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Steven Spielberg and His Cargo Space On Board The Space Shuttle

steven spielberg nasa getaway space shuttle

Back in 1978 hot off the success of Close Encounters of the Third Kind there were strong rumours that the director, Steven Spielberg was working on a sequel.  Columbia Pictures were eager for a sequel, Spielberg not so much, but at the same time he didn't want anyone else going anywhere near his UFO masterpiece.  A sequel was planned, a working title or titles I should say were pencilled in.  'Watch The Skies' later to become 'Night Skies' produced many rumours at the time and one particular story was surfacing in more than one publication.  Steven Spielberg had booked cargo space on the inaugural flight of NASA's brand new project, the Space Shuttle.

Starburst - May 1978
Flicking through a copy of Starburst magazine from May, 1978 I came across a couple of lines in the 'Things to Come' section and it mentions Steven Spielberg is planning on sending a camera up into space aboard the Space Shuttle to get shots for the sequel to Close Encounters of the Third Kind.



Its not alone too.  The Washington Post from January 1978 also mentions Spielberg booking cargo space and putting a deposit down of $500.  The Washington Post state "Spielberg will orbit a camera to photograph the earth and moon from the shuttle to achieve special effects for a sequel to his movie, "Close Encounters of the Third Kind."

So two publications with the same story.  Fast forward a few years and we get this gem of a video from 1981 showing Steven Spielberg (they spell his name wrong) being interviewed and asked about his "getaway special."  In the interview Steven Spielberg isn't sure what he's going to do with the valuable cargo space on the shuttle and will probably take another eight months to think about what to do with it.  A camera is still being mentioned but not for footage to a Close Encounters sequel but perhaps to film the other "getaway special" canisters.



So what was a getaway special or GAS?  During the 80's NASA came up with a way to fill the payload bay on board the Space Shuttle.  After all the bay would most often have valuable cargo space to spare so offered the space to individuals and organisations to literally get their experiments on board and for a relatively low price.  Steven Spielberg was giving such a space.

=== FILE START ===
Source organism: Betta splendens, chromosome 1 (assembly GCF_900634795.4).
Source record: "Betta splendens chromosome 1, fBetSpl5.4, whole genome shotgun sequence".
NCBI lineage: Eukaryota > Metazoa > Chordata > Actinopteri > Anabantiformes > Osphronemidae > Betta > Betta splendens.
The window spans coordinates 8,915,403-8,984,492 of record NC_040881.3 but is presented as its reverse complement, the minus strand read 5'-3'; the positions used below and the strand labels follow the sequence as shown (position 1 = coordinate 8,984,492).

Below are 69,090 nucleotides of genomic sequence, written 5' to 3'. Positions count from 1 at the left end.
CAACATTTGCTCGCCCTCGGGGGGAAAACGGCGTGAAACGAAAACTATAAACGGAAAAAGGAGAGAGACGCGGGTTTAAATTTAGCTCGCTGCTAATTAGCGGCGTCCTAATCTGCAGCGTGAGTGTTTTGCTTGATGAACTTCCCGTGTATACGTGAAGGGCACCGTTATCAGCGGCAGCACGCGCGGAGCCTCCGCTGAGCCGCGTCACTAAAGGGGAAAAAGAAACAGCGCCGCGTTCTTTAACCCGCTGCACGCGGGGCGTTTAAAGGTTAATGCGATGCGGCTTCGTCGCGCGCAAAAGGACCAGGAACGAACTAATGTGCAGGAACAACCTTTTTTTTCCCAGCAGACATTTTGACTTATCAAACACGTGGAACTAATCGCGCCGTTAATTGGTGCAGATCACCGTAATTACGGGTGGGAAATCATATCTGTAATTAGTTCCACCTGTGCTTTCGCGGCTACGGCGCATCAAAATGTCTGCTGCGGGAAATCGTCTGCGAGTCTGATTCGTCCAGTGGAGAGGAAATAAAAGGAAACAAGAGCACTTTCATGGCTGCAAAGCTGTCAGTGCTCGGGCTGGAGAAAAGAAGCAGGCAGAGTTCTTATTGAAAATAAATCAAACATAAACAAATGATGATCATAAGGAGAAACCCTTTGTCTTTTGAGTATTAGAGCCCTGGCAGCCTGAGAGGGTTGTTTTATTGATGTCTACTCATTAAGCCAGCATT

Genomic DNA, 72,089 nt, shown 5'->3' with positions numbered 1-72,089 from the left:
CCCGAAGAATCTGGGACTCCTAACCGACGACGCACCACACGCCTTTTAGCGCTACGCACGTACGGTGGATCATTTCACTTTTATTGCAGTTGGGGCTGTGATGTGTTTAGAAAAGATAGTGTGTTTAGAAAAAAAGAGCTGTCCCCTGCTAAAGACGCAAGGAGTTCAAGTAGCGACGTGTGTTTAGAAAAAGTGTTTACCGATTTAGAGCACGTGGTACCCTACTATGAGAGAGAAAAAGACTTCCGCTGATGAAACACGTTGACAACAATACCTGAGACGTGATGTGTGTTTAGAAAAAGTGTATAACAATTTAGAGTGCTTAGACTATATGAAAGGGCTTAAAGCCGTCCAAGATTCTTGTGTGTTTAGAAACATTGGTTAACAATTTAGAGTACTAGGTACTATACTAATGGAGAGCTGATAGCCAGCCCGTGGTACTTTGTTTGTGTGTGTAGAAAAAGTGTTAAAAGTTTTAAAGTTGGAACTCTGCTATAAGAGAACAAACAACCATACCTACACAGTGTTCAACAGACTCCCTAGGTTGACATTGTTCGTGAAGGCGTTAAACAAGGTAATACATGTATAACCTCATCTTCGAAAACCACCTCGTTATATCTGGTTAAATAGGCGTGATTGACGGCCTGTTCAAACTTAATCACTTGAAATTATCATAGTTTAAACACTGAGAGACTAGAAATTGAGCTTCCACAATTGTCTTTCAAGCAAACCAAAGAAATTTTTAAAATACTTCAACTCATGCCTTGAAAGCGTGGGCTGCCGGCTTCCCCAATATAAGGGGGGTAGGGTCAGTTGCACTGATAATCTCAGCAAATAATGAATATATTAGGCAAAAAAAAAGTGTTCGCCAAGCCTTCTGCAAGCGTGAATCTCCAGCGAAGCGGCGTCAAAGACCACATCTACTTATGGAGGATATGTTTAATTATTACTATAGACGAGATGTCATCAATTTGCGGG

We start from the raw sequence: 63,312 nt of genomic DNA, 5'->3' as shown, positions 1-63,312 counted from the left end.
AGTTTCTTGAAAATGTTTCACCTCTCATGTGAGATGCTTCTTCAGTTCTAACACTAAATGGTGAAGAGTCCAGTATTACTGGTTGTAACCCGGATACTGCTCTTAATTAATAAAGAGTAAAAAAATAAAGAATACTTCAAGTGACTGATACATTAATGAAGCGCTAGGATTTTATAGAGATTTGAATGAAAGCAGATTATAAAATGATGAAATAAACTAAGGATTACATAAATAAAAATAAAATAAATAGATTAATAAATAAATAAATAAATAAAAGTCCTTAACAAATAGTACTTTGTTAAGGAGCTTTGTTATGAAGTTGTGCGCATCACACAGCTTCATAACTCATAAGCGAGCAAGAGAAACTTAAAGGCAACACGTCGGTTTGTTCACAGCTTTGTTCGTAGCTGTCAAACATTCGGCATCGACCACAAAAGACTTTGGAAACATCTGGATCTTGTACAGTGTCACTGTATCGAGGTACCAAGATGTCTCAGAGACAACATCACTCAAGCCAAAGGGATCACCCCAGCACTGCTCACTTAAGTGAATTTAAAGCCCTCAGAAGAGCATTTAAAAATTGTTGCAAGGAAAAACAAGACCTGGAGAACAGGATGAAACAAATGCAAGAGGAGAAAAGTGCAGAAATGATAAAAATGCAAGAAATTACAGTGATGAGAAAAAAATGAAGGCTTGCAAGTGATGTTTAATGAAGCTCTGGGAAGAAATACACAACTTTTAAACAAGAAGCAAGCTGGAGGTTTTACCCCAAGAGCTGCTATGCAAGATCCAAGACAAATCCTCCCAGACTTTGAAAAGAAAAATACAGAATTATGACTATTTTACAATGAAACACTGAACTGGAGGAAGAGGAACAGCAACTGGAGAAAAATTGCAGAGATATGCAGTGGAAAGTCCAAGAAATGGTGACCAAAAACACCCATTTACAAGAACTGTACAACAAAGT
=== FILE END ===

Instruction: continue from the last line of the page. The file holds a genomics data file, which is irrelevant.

What did Steven Spielberg eventually do with his GAS?  Well, I've been trying to find that out and it seems that even though Spielberg was allocated the space I really get the impression that he really didn't know what to do with the cargo space or didn't want to waste such a valuable opportunity.  The rumours started in 1978, the video above was from 1981 and even then he states he needs more time to think about it.  During my research I did come across this article from People magazine dated June 20th, 1983.  The article talks to the first female American in space, Sally Ride.  In the article Steven Spielberg is briefly mentioned.  It says:

“This mission has a lot of historic firsts,” NASA spokesman John Lawrence coyly announced as the session began. But the television crews and tourists had not convened to hear about Indonesia’s new communications satellite, or the radish seed experiment designed by two Cal Tech students and placed on the shuttle by the largesse of movie wizard Steven Spielberg. All eyes brushed past shuttle commander Robert Crippen, Capt. Rick Hauck and crew members John Fabian and Norm Thagard. Instead, they focused on Ride, 32, the living proof that the Brotherhood of the Right Stuff is now admitting sisters.

So it seems that after much deliberation Steven Spielberg gave his GAS away to two students.   Checking NASA's payload experiments history, the experiment was on board Discovery and was launched June 17th,1985 mission designation STS-51G.  The project was simply entitled Radish Seed Root Study.  So a little anticlimactic it seems but still an important experiment no doubt for the long term plans of manned space flights and future off world colonisation.   Checking the other payloads from the Getaway Specials there were a number of occasions movie cameras were sent up including Imax and a Cinema 360 camera.

So just like there was no sequel to Close Encounters (we all know that eventually gave way to another alien visiting movie from Steven Spielberg, E.T. The Extra Terrestrial) there was also no camera with Spielberg's name on board the Space Shuttle.  But we did get radish seeds in space thanks to the director.

Rob Wainfur
@thebeardedtrio

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Comments

  1. As a lifelong fan of Steven Spielberg there's always something new to discover and I never knew about the planned space shuttle filming for a proposed sequel to CEOTTK. That would have captured my childhood imagination with the same vigour as Spielberg's movies themselves.

    Ultimately, the sequel would become E.T. the Extra-Terrestrial and the rest is cinematic history...

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